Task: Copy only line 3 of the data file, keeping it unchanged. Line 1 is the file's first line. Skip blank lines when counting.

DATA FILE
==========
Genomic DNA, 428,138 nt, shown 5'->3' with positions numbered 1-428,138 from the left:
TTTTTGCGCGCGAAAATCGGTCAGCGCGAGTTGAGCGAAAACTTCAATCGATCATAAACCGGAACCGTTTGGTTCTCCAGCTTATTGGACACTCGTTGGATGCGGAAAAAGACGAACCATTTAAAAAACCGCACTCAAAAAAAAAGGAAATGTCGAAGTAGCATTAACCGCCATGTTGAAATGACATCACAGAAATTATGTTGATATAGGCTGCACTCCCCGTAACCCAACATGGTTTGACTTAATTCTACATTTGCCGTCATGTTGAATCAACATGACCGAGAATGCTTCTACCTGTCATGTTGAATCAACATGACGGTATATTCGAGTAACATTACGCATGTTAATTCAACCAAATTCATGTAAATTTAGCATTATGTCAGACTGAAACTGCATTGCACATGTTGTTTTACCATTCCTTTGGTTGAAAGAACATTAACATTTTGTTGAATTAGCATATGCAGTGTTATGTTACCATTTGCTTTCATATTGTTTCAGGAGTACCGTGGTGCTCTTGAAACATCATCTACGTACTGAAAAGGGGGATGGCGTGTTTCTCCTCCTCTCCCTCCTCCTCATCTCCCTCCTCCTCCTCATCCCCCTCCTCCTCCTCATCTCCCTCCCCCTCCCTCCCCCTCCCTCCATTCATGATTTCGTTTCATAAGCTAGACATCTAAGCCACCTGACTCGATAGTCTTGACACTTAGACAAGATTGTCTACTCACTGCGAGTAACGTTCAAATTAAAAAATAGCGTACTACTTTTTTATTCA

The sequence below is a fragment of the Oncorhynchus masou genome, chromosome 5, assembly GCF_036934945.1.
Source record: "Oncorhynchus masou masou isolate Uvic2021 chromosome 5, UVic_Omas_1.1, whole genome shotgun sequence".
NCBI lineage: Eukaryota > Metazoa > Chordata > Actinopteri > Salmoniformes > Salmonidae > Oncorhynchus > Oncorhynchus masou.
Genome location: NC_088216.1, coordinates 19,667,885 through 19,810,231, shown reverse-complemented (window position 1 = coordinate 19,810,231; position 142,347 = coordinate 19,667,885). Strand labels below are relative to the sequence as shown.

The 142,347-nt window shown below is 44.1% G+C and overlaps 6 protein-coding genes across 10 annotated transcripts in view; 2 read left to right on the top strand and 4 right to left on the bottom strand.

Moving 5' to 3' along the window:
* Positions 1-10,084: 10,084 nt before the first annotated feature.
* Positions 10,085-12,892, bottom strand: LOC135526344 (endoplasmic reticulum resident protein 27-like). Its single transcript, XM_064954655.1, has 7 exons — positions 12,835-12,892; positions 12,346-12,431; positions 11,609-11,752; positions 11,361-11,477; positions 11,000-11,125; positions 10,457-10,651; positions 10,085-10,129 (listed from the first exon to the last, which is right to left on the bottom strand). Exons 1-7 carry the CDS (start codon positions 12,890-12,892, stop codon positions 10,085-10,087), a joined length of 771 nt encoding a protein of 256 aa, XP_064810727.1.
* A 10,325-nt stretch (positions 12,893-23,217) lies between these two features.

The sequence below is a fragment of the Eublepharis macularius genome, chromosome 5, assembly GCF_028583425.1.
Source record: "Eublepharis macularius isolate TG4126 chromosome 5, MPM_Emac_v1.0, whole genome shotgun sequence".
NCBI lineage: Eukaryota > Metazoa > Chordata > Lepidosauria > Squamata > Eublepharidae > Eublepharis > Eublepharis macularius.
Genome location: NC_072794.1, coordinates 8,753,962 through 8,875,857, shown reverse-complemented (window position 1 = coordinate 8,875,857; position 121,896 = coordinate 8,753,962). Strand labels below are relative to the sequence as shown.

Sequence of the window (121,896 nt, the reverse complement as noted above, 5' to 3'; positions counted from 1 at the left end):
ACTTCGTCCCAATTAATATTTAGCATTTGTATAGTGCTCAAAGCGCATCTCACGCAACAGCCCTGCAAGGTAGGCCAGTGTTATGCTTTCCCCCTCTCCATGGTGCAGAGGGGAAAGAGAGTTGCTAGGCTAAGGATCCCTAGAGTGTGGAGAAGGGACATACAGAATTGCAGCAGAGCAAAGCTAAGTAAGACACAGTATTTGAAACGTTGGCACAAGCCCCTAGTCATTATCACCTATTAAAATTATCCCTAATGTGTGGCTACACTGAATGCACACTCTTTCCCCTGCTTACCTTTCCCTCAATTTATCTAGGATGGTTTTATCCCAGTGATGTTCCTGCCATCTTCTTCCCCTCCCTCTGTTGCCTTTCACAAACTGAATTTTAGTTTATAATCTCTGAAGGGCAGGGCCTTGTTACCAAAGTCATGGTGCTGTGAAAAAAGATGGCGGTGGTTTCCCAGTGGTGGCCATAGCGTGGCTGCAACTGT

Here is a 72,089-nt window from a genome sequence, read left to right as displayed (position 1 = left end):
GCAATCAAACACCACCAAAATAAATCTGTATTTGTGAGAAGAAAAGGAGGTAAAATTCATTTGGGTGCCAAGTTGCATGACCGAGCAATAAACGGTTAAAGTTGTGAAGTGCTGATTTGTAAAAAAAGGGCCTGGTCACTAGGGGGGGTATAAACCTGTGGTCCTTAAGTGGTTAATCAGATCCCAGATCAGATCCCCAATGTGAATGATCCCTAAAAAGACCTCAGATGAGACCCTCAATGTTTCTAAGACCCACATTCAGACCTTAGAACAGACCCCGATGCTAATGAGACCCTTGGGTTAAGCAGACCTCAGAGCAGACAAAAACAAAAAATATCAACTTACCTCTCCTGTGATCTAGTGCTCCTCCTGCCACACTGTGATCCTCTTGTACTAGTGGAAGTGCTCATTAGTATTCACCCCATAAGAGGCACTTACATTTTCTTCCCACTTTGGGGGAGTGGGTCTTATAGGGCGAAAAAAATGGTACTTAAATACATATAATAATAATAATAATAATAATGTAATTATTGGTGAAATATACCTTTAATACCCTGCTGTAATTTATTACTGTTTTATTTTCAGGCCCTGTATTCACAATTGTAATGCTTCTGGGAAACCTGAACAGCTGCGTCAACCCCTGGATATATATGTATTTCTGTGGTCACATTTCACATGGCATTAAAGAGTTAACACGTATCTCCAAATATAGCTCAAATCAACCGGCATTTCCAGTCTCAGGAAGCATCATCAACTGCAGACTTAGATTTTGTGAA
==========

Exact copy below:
The sequence below is a fragment of the Oncorhynchus masou genome, chromosome 5, assembly GCF_036934945.1.